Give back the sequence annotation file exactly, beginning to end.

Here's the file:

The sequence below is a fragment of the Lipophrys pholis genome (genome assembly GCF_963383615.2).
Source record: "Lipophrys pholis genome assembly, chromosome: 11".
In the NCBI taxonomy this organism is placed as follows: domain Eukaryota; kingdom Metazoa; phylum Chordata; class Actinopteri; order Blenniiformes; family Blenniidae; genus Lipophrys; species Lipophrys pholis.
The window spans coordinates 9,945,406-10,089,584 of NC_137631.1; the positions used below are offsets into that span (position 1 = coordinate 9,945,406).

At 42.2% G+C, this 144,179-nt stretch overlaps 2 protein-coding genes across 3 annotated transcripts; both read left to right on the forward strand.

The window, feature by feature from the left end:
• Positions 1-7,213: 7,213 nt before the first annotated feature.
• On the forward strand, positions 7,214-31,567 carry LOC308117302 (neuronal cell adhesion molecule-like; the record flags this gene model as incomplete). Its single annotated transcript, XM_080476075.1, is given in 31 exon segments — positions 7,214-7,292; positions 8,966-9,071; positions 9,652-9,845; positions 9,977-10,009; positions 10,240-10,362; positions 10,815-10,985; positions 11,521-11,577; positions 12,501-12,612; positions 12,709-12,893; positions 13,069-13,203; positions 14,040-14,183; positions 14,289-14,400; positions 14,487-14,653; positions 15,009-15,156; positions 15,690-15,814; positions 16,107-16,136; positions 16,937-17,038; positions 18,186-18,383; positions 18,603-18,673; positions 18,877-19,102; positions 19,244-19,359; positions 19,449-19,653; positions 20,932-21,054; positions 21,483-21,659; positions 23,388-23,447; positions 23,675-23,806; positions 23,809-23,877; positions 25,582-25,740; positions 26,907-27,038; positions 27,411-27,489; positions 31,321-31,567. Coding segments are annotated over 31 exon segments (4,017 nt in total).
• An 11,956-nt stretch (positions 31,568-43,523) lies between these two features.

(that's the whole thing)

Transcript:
The sequence below is a fragment of the Lipophrys pholis genome (genome assembly GCF_963383615.2).
Source record: "Lipophrys pholis genome assembly, chromosome: 11".
In the NCBI taxonomy this organism is placed as follows: domain Eukaryota; kingdom Metazoa; phylum Chordata; class Actinopteri; order Blenniiformes; family Blenniidae; genus Lipophrys; species Lipophrys pholis.
The window spans coordinates 9,945,406-10,089,584 of NC_137631.1; the positions used below are offsets into that span (position 1 = coordinate 9,945,406).

At 42.2% G+C, this 144,179-nt stretch overlaps 2 protein-coding genes across 3 annotated transcripts; both read left to right on the forward strand.

The window, feature by feature from the left end:
• Positions 1-7,213: 7,213 nt before the first annotated feature.
• On the forward strand, positions 7,214-31,567 carry LOC308117302 (neuronal cell adhesion molecule-like; the record flags this gene model as incomplete). Its single annotated transcript, XM_080476075.1, is given in 31 exon segments — positions 7,214-7,292; positions 8,966-9,071; positions 9,652-9,845; positions 9,977-10,009; positions 10,240-10,362; positions 10,815-10,985; positions 11,521-11,577; positions 12,501-12,612; positions 12,709-12,893; positions 13,069-13,203; positions 14,040-14,183; positions 14,289-14,400; positions 14,487-14,653; positions 15,009-15,156; positions 15,690-15,814; positions 16,107-16,136; positions 16,937-17,038; positions 18,186-18,383; positions 18,603-18,673; positions 18,877-19,102; positions 19,244-19,359; positions 19,449-19,653; positions 20,932-21,054; positions 21,483-21,659; positions 23,388-23,447; positions 23,675-23,806; positions 23,809-23,877; positions 25,582-25,740; positions 26,907-27,038; positions 27,411-27,489; positions 31,321-31,567. Coding segments are annotated over 31 exon segments (4,017 nt in total).
• An 11,956-nt stretch (positions 31,568-43,523) lies between these two features.